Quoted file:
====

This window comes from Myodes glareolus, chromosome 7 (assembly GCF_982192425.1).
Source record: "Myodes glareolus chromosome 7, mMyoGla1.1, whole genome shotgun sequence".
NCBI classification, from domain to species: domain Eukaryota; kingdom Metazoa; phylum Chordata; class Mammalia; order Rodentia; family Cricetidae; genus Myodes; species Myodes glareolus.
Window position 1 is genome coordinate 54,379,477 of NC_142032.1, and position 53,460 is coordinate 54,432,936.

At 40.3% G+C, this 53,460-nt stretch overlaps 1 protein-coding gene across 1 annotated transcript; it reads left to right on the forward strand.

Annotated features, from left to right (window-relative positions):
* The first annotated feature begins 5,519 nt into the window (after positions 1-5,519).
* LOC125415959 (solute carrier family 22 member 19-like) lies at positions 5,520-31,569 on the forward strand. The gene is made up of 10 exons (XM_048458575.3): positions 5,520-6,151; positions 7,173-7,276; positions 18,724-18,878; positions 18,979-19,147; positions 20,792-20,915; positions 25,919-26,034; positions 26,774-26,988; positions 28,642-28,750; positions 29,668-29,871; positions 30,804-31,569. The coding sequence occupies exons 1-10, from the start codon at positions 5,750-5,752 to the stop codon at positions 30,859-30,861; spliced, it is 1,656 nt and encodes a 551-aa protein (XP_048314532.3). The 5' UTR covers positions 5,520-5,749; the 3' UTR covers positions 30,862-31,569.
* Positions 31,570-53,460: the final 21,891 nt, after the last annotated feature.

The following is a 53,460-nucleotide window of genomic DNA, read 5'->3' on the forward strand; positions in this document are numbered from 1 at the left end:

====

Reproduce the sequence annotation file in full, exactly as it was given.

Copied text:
This window comes from Myodes glareolus, chromosome 7 (assembly GCF_982192425.1).
Source record: "Myodes glareolus chromosome 7, mMyoGla1.1, whole genome shotgun sequence".
NCBI classification, from domain to species: domain Eukaryota; kingdom Metazoa; phylum Chordata; class Mammalia; order Rodentia; family Cricetidae; genus Myodes; species Myodes glareolus.
Window position 1 is genome coordinate 54,379,477 of NC_142032.1, and position 53,460 is coordinate 54,432,936.

At 40.3% G+C, this 53,460-nt stretch overlaps 1 protein-coding gene across 1 annotated transcript; it reads left to right on the forward strand.

Annotated features, from left to right (window-relative positions):
* The first annotated feature begins 5,519 nt into the window (after positions 1-5,519).
* LOC125415959 (solute carrier family 22 member 19-like) lies at positions 5,520-31,569 on the forward strand. The gene is made up of 10 exons (XM_048458575.3): positions 5,520-6,151; positions 7,173-7,276; positions 18,724-18,878; positions 18,979-19,147; positions 20,792-20,915; positions 25,919-26,034; positions 26,774-26,988; positions 28,642-28,750; positions 29,668-29,871; positions 30,804-31,569. The coding sequence occupies exons 1-10, from the start codon at positions 5,750-5,752 to the stop codon at positions 30,859-30,861; spliced, it is 1,656 nt and encodes a 551-aa protein (XP_048314532.3). The 5' UTR covers positions 5,520-5,749; the 3' UTR covers positions 30,862-31,569.
* Positions 31,570-53,460: the final 21,891 nt, after the last annotated feature.

The following is a 53,460-nucleotide window of genomic DNA, read 5'->3' on the forward strand; positions in this document are numbered from 1 at the left end: